You sprinkle your topping onto a rimmed baking sheet (I just put some on the counter), and after you loaf is formed but before rising you roll the loaf in the seeds. DUH!
Cooks suggests rolling the loaf on a dampened towel first, to moisten it, but I found that not to be necessary with our HB in 5 dough, though it may depend on the moisture in your dough that day. To save a towel, you might just use wet hands to form the loaf. Anyway, when I tried it it worked really well, so I thought I would share. I rolled one loaf all around, and so covered the whole thing, and then tried only rolling half the loaf. (The top one is the HB in 5 seeded oat bread and the bottom one is the AB in 5 semolina bread with sesame seeds.) So that is my mitzvah du jour.
This fortnight is (almost) all about pumpernickel. According to About.com "There is also a popular rye bread called pumpernickel, which was a West Phalian specialty (Osnabruck and surrounding area). It consists of cracked and whole rye berries which are soaked overnight in hot water, then packed into a closed mold and steamed for 16 - 24 hours. Modern production has reduced this time to 12 hours by adding yeast or sourdough to the mixture to help the heat penetrate through the dense dough through rising. Beet syrup is often also added, but the taste and aroma comes from caramelization and the Maillard reaction during baking. It can be stored for several month to several years and was used in the Middle Ages as emergency rations."
Our pumpernickel was baked, not steamed; for 30-35 minutes, not 12-24 hours; and we ate it all in a day, rather than keeping it for several months; so I cannot say if it would have stored for years or not, but I doubt it.
Our bread gets its dark color not so much from the Maillard reaction (a chemical reaction between an amino acid and a reducing sugar, usually requiring heat) as from caramel coloring and molasses, both of which contribute to the flavor profile. The AB in 5 pumpernickel also uses espresso powder and cocoa powder. I have used both of those in this dough when I made Date Nut Pumpernickel, but with the added whole grain and dark rye I am not sure how noticeable they really are.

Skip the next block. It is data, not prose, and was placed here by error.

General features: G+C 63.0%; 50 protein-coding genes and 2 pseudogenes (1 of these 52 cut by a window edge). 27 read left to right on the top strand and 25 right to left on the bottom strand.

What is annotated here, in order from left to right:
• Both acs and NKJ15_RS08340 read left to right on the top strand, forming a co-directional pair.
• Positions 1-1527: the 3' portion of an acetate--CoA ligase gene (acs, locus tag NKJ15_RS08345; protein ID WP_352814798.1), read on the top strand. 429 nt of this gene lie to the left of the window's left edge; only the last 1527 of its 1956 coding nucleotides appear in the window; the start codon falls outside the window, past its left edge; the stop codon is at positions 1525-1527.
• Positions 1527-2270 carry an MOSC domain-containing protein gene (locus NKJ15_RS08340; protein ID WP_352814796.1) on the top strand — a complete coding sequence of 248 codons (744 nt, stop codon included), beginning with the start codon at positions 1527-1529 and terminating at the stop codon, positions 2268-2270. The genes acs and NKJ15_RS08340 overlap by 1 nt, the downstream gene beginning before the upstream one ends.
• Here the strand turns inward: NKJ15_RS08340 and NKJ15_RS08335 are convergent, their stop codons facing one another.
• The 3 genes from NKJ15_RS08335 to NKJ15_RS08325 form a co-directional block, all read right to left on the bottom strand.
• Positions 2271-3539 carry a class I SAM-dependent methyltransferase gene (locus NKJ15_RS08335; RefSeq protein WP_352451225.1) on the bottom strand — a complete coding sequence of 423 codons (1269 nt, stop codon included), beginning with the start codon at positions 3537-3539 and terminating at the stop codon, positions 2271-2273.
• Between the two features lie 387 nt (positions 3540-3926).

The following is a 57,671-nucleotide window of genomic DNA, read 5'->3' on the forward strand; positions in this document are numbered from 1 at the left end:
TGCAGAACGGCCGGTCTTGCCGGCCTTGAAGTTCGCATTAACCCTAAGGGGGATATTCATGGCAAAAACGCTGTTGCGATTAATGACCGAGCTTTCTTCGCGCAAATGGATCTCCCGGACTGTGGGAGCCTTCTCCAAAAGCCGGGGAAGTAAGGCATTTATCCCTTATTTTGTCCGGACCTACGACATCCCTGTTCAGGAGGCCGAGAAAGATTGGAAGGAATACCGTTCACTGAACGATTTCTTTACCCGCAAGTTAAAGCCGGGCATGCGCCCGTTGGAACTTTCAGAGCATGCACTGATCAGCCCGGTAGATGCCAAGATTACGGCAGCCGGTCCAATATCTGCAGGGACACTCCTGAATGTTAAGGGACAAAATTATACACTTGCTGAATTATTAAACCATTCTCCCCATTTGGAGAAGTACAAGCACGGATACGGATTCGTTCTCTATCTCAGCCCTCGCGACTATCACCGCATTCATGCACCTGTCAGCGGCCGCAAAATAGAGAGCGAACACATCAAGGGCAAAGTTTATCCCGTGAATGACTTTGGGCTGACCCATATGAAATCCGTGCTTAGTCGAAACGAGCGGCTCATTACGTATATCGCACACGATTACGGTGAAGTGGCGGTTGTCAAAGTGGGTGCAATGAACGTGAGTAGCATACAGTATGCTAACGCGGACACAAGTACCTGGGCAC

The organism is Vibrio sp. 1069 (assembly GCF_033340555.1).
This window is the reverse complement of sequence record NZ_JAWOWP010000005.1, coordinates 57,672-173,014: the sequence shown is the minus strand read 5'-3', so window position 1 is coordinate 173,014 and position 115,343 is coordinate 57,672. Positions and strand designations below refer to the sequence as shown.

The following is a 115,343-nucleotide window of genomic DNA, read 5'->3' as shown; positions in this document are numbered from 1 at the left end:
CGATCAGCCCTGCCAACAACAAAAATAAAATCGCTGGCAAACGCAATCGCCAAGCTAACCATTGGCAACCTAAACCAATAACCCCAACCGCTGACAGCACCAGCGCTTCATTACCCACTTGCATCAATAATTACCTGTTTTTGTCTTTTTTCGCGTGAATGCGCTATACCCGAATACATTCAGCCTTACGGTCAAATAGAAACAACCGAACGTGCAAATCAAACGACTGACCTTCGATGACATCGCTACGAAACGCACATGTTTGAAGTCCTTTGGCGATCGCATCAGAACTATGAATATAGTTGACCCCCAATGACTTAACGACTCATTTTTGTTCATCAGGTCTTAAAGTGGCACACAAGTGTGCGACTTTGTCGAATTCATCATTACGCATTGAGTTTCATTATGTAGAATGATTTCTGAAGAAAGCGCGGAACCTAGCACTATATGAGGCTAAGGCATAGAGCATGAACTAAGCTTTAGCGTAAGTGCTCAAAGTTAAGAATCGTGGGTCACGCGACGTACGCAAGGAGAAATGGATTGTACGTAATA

We were supposed to use a brotform to shape this loaf as it rises, but the wetter HB in 5 dough can stick, which only leads tears, so I baked mine in my perforated bread pan. It baked up nicely
and had a good crumb and flavor.
The other loaf we were to bake was a rye/pumpernickel braid. I did a two strand braid, because that is one I can do.
It baked up nicely, although the color difference is not particularly noticeable from the outside, (except on the bottom).
After making these breads I still had a little pumpernickel dough left over, and I baked (cooked) it as I would for Naan. AB in 5 suggests using a cast iron skillet to make naan, which I have done, but it holds heat so well that it can overcook quickly, so this time I just used a 10 inch non-stick skillet, heated some oil in it, rolled out the dough and threw it in the pan. I covered the pan, and after a few minutes, flipped the dough, covered the pan and cooked for a few more minutes. It is the quickest bread you can make, and it turned out beautifully, soft and chewy and delicious.
Instead of saving some rye dough from the previous exercise for the braid, as instructed by our Fearless Leader (I never have followed directions well) I made two half batches, one for last time and one for this time. As a result, I had extra rye, and was suffering some baker's remorse for not having "manned up" and used my brotform for the pumpernickel. So I used it to make a loaf of rye. I used plenty of flour, and the dough was not too wet, so it worked pretty well. No tears.
I also used some of the extra rye to make the ham, cheese and sauteed cabbage variation of the Stuffed Sandwich loaf. Similar to Danielle's Stuffed Reuben, it was really good, especially with the rye bread.
Well that is it for now. Check back next time for Apple Barley Bread and Whole Grain Butterfat-and-Yolk-free Brioche.